That plaid jumper could have been wool or possibly a heavy twill.

Thursday, August 7, 2014

The Diva Met Bijou! and I Find Zen Everywhere

One of the underlying concepts of Zentangle is - well - Zen!  I am convinced that if we take the time to notice, we can find that state in many situations.  In my last post, I shared a link with a sound energy experiment that produced images very like Zentangle on a black tile.  Beautiful, and what a concept!

A few days ago, I was planning dinner with some lovely red cabbage, braised à la Alice Waters.  I looked in the pantry for noodles to accompany the dish, but no luck.  Having an abundance of eggs to use up before the expiration (hubby gets nervous about these little things), and all the rest of what was needed, I decided to make noodles the old fashioned way - by hand. 

I put flour and salt in a big bowl, hollowed out the center, dropped in a few eggs with some milk and a knob of soft butter. I mixed away, ending up with a rather sticky dough.  As I transferred it to the counter top and began to knead the dough, I thought in dismay that the texture was not unlike the dreaded thunder thighs known only too well to middle aged women around the world.  Uh-oh!  Did I do this wrong?  But, I kept at it, kneading, chatting with my husband, who thoughtfully poured me a glass of wine, and before long I was "in the zone" with the dough.  At some unknown point in the process, the dough transformed from lumpy to that silky, smooth perfect dough of a baker's dreams.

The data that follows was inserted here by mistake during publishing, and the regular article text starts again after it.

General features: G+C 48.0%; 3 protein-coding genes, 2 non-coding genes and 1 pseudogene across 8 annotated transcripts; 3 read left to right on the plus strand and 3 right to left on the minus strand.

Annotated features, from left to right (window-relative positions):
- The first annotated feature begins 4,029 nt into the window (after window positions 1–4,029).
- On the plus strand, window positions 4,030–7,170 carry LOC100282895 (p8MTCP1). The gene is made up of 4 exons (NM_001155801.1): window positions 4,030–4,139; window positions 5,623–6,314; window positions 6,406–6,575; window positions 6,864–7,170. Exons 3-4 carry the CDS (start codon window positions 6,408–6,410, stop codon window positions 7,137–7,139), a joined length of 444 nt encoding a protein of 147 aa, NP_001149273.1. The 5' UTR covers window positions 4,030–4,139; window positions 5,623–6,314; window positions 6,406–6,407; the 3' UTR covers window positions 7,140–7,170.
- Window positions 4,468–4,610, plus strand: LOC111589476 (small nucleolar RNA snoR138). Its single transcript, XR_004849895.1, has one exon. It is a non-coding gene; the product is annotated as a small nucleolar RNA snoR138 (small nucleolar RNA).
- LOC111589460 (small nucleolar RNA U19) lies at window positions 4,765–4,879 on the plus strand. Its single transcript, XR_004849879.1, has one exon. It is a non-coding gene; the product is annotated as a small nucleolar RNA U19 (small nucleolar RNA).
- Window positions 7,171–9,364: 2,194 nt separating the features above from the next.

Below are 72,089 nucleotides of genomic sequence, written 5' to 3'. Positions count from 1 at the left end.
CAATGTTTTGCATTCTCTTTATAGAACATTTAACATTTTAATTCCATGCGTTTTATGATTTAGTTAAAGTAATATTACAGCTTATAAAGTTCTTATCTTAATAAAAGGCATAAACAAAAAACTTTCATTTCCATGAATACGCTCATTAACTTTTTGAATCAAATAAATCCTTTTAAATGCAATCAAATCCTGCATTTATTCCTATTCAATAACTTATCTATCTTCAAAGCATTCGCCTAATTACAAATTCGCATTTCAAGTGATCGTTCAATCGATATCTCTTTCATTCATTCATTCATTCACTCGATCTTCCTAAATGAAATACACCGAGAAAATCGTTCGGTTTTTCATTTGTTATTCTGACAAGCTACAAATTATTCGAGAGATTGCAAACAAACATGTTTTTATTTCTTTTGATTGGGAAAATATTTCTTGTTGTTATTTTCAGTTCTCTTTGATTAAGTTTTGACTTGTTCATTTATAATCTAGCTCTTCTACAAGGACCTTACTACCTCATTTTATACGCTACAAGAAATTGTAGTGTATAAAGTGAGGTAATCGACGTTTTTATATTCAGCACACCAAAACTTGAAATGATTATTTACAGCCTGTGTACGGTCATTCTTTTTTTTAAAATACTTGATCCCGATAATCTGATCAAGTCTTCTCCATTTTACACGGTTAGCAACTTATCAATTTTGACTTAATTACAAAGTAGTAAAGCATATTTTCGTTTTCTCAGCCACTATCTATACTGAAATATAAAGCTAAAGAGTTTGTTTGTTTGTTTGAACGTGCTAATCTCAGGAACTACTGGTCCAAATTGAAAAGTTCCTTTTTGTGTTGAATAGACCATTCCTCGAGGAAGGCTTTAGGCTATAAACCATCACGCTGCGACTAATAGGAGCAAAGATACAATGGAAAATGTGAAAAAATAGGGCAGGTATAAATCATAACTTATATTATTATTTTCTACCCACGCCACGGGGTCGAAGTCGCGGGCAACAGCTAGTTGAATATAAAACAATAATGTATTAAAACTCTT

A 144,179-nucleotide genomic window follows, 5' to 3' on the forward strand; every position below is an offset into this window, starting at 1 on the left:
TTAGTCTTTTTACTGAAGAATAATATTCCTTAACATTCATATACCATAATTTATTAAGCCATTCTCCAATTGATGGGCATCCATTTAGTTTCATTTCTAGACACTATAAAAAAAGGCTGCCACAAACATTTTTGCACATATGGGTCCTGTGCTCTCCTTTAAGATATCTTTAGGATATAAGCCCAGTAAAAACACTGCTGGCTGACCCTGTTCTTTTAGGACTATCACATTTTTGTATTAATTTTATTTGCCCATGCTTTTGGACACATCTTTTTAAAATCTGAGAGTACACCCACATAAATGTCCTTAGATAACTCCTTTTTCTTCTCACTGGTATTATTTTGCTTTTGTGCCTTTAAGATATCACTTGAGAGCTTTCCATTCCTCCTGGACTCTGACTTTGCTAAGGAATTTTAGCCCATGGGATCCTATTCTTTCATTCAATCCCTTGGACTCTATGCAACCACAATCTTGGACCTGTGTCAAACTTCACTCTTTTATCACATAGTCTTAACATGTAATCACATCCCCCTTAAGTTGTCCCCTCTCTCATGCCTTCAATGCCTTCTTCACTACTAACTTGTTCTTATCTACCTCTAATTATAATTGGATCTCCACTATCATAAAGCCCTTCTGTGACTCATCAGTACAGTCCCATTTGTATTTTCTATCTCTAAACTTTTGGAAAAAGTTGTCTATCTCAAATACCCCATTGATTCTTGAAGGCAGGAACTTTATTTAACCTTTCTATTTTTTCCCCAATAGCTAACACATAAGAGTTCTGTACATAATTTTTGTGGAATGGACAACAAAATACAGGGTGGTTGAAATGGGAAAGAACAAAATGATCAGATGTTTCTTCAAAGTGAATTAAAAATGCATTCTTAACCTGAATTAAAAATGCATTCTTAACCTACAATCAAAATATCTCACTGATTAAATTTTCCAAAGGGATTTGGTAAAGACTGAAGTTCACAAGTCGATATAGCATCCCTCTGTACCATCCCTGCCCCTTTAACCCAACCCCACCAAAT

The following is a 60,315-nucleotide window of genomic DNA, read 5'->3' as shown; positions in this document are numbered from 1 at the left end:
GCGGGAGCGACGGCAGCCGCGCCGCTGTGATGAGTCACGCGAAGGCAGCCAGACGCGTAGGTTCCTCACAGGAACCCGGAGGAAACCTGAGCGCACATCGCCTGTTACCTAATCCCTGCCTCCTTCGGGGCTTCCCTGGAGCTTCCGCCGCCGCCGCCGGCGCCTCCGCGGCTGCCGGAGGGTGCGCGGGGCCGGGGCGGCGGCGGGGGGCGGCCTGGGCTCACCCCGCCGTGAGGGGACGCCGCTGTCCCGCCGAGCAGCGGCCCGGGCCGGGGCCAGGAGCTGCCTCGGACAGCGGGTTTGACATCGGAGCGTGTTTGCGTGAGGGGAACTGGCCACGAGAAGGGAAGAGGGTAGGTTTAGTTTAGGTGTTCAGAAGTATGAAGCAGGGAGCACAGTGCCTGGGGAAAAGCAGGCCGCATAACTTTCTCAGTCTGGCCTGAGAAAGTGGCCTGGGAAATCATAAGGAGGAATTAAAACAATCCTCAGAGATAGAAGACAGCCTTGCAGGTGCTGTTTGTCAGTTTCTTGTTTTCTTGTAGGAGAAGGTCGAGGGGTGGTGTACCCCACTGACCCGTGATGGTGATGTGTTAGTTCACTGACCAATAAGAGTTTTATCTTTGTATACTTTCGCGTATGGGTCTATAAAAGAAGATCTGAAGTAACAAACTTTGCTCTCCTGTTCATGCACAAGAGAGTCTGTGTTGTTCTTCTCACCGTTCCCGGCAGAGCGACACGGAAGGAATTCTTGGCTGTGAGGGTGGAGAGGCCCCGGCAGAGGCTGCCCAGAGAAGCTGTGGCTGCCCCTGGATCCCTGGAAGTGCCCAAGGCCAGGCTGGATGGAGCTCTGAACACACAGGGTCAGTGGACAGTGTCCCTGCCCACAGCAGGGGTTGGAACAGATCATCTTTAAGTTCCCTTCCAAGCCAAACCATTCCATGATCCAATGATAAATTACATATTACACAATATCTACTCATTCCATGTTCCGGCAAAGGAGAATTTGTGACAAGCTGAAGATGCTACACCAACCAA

While the dough rested, I wiped my sticky hands and gratefully accepted the glass of wine.  When the dough's little nap was over, I floured the counter again and smoothed that beautiful dough out into paper-thin sheets and set them out to dry for a while.  Once they were sort of crisp at the very edge, and surface dry, I rolled them up to get ready for cutting.  You start with a fold-over so what you get is not a cylinder, but a rolled up rectangle.  When you slice, you end up with something like this.  I call them Z'Nudles. (By the way, the noodles were delicious!)

White Z'Nudles

Saucy Z'Nudles

I am really excited about these Bijou tiles.  Just when I had been silently berating myself for not expanding into some larger-format ZIA works, along comes something right up my alley! These were my first attempt at Bijou-sized tiles.  I am waiting for my "official" tins of Bijou, so I just cut some out of cardstock to get started.

 Well!  Once I got started, of course, I couldn't really stop.  Here are some more I did - fast and easy - how fun!

Bijou Gardening

Three of Everything

Long Climb for Little Bijou

When you let Bijou draw the string, what can you expect?

Bijou Meets Calder

The Sacred Geometry Of Sound | The Mind Unleashed

Amazing Resonance Experiment – The Sacred Geometry Of Sound | The Mind Unleashed

When I looked at this image, of course it immediately looked to me like a black Zentangle tile.  After viewing the video, which I hope you will do with the link above, I was even more convinced of the connection between energy, the mind, art and the state of Zen.